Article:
* Morgan Freeman has not only fallen in love with beekeeping, he’s made his 100+ acre ranch a honeybee sanctuary. Now THAT is badass.
* HUGELY IMPORTANT – “About 70% of fresh produce sold in the US has pesticide residues on it even after it is washed.” Now it’s easy to say “well I buy organic so I’m good” but here’s the thing – every time you go out to eat, is the produce on the menu organic or are you just assuming because it’s a kale chip that it’s healthy? This is where most of us, even the greenest of us, often fall short. The Guardian also reports in this article that “90% of Americans have detectable pesticide levels in their urine and blood.” Ugh. Let’s all do better – not just by voting with our wallet, but by voting for candidates (and contacting existing representatives at the local, state and national levels) who actually aren’t full of shit like those in the White House who are literally actively trying to make our world less safe.
* I don’t iron clothes, because I don’t have clothes that need ironing and haven’t in many, many years. But once in a blue moon I have some weird DIY project that requires ironing and this is the makeshift ironing board
* The Atlantic’s article from 2014 calling out the product-of-its-time defense that people use so much in our world to blow off racism and sexism, and other forms of bigotry, is well worth a read. In one particular example about HP Lovecraft, they articulate it perfectly: “Saying that Lovecraft was “of his time” erases all the folks (not least black people) who were not racist, or held different views. And it erases Lovecraft himself, turning him into a blank slate, devoid of free will, simply regurgitating accepted wisdom, as if he had no other choice.” If I hear one more person excuse an older relative or friend or coworker for their bigoted comments by laughing it off or saying “oh that’s just their generation”, I will fucking scream. I have never understood how people use the fact that they are biologically related to someone to tolerate those many forms of hate, which is exactly what it is when you choose (yes, choose, you do have a choice as to who you spend your time with) to be with people who exhibit that kind of behavior and bite your tongue. I never thought it was funny when I went to my friend’s family one year for Thanksgiving and her uncle liked to pinch her bottom. When I was a kid, I never spent the night at my friend’s house again after I found out her older brother raped her repeatedly and STILL LIVED IN THE HOUSE, forgiven by all (even my friend, who was clearly so messed up that she believed she loved her attacker). And I never thought it was acceptable to do business with a prospective client who stared at my tits during a business lunch, or stay silent when the owner of another company made xenophobic comments to one of my candidates, or not call out a tech leader’s public and legal support of a wealthy tech investor rapist on LinkedIn while others kissed his ass. No way, no how. Be the person you say you are – call out bigotry and don’t stay silent. Yes, you might just have to put on your big girl/boy pants and disrupt the ‘peace’ brought on many years of silence that ultimately tells the person committing the behavior that they are safe to hate around you, but…tough shit. Do it. Walk your talk.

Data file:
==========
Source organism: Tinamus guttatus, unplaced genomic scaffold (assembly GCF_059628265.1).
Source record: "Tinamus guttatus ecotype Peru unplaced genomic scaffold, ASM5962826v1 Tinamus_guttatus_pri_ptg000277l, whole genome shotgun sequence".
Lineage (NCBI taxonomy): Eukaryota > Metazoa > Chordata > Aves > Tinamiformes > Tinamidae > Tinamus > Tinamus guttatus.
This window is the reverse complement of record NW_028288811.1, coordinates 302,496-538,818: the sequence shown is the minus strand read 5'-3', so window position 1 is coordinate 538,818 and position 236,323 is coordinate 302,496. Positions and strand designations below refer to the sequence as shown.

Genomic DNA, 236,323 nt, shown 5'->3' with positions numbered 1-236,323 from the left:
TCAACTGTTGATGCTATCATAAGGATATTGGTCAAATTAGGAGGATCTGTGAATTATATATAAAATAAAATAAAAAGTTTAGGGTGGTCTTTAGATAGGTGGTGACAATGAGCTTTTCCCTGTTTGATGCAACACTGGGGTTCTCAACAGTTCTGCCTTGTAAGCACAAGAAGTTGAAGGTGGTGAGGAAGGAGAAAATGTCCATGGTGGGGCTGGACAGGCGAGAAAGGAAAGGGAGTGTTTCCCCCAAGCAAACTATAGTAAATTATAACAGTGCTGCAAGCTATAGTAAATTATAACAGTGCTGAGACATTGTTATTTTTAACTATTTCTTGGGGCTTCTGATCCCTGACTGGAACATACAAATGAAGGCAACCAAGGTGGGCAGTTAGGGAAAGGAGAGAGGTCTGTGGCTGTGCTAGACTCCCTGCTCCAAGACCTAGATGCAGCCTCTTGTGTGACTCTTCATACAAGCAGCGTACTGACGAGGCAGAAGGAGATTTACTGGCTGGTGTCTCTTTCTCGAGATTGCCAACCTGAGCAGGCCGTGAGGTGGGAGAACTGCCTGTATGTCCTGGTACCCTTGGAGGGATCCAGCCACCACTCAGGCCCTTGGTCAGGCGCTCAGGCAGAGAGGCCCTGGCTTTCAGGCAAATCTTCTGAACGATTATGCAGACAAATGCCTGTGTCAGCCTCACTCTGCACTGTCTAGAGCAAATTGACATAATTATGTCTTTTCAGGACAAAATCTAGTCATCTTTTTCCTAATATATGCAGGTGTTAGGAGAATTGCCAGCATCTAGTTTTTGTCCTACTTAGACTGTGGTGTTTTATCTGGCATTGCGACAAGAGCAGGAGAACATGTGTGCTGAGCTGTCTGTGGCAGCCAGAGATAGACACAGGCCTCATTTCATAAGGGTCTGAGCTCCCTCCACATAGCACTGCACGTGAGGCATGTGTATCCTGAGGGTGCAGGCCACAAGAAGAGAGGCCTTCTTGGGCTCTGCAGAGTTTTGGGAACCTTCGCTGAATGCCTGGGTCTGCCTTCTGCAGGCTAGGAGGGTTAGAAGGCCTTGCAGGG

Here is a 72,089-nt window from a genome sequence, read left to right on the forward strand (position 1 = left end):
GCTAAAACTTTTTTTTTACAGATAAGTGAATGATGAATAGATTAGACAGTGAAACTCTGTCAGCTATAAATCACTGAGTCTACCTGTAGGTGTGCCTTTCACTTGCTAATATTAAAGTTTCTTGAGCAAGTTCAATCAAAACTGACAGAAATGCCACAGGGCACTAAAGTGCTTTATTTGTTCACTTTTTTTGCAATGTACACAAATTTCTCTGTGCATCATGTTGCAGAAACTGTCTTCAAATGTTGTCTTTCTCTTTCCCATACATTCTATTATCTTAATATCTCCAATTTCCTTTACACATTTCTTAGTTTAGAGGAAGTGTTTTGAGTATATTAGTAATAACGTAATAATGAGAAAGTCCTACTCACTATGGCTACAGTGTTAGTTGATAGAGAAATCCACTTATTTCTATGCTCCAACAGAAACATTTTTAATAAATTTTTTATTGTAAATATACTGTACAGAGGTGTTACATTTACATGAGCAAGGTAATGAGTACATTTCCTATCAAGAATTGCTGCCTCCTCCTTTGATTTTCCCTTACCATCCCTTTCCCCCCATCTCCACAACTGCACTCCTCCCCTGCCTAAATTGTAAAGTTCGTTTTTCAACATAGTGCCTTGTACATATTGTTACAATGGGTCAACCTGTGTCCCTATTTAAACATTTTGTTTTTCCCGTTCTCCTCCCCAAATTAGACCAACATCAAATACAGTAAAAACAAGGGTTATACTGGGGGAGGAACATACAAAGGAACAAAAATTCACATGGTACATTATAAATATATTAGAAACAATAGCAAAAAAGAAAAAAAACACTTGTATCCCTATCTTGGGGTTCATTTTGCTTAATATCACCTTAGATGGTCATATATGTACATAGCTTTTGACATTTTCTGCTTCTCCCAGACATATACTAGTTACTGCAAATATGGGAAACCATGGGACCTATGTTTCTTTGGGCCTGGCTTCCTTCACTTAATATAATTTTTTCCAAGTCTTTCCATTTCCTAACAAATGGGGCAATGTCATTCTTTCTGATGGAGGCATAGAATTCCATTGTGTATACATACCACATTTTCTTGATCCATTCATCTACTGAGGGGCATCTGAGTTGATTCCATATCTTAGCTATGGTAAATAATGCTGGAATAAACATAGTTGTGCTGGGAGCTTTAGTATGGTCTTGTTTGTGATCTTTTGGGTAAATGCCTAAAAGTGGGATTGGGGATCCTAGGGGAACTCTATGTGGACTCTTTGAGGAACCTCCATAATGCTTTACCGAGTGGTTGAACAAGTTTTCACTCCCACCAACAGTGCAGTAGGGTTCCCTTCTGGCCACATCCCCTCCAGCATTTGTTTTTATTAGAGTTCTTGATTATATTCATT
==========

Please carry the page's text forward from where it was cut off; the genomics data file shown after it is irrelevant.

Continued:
* And because my peas are just at the point of getting ready to climb and we’re living in a windy, windy area these days, I’m trying to get clever with stronger trellises for these beauties to thrive on.
Oh yeah – and while shoveling hemlock mulch I had this stuck in my head so much that I’m going to make sure you do too. The other day I assessed my past life and was reminded of the monstrous lies, so that it was like breathing, by the person I gave up my name for the first time around. I took a peek at the present and saw they are still the same liar as always, and I breathed a reminder breath. I’m in such a different place in my life so many years later, that I just sit here and look at the daffodils and hyacinths my love picked from our garden for me and I am so grateful for where I sit.